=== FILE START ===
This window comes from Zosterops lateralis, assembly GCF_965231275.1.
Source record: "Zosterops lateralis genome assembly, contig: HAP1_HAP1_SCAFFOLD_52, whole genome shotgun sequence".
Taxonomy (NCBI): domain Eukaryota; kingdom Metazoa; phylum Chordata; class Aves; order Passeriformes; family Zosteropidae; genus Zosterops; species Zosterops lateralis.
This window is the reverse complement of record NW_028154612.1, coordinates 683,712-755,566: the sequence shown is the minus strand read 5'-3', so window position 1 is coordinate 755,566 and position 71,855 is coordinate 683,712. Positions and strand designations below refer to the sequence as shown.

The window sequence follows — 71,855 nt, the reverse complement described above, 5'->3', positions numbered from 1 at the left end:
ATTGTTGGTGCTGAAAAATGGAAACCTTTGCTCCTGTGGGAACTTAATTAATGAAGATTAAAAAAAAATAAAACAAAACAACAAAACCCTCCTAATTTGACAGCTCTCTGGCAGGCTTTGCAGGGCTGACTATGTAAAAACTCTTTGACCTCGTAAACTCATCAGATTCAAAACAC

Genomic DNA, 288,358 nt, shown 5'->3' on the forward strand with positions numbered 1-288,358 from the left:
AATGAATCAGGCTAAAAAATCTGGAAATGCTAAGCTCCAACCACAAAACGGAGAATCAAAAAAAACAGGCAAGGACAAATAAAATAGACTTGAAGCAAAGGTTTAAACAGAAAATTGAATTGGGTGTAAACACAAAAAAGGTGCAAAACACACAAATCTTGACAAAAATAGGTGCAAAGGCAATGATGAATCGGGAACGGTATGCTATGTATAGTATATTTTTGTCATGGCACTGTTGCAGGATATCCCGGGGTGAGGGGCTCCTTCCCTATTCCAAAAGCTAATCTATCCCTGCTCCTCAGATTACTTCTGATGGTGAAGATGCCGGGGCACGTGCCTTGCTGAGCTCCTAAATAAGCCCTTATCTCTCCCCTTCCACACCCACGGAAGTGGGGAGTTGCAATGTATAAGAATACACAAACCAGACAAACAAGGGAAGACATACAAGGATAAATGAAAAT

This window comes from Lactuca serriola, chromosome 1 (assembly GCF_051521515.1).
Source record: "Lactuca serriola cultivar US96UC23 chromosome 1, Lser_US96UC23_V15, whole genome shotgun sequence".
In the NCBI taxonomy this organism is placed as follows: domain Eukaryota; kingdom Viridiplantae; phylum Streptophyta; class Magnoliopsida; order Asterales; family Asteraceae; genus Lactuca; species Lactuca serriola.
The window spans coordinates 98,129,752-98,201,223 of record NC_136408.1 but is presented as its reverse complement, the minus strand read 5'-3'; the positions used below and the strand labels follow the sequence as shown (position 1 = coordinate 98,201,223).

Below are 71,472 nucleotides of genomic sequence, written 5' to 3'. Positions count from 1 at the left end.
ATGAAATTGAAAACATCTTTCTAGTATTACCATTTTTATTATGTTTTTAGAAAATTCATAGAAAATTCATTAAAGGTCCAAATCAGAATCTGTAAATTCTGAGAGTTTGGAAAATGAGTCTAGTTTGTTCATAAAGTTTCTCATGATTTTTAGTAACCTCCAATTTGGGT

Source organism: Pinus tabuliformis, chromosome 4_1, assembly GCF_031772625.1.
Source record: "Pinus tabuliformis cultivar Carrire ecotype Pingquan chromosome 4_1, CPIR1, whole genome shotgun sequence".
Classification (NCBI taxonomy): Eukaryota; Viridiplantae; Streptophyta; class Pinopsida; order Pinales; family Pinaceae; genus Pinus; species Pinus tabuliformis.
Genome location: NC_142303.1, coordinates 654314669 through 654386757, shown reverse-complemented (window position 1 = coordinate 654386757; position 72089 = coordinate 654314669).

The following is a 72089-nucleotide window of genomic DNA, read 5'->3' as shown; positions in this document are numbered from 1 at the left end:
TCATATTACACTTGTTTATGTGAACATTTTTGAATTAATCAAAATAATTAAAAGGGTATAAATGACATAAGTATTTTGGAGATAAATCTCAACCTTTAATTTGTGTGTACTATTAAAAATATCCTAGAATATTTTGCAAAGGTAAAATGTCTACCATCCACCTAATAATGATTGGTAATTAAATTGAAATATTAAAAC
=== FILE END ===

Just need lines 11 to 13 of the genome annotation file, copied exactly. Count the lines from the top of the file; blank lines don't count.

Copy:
In the NCBI taxonomy this organism is placed as follows: domain Eukaryota; kingdom Viridiplantae; phylum Streptophyta; class Magnoliopsida; order Asterales; family Asteraceae; genus Lactuca; species Lactuca serriola.
The window spans coordinates 98,129,752-98,201,223 of record NC_136408.1 but is presented as its reverse complement, the minus strand read 5'-3'; the positions used below and the strand labels follow the sequence as shown (position 1 = coordinate 98,201,223).

Below are 71,472 nucleotides of genomic sequence, written 5' to 3'. Positions count from 1 at the left end.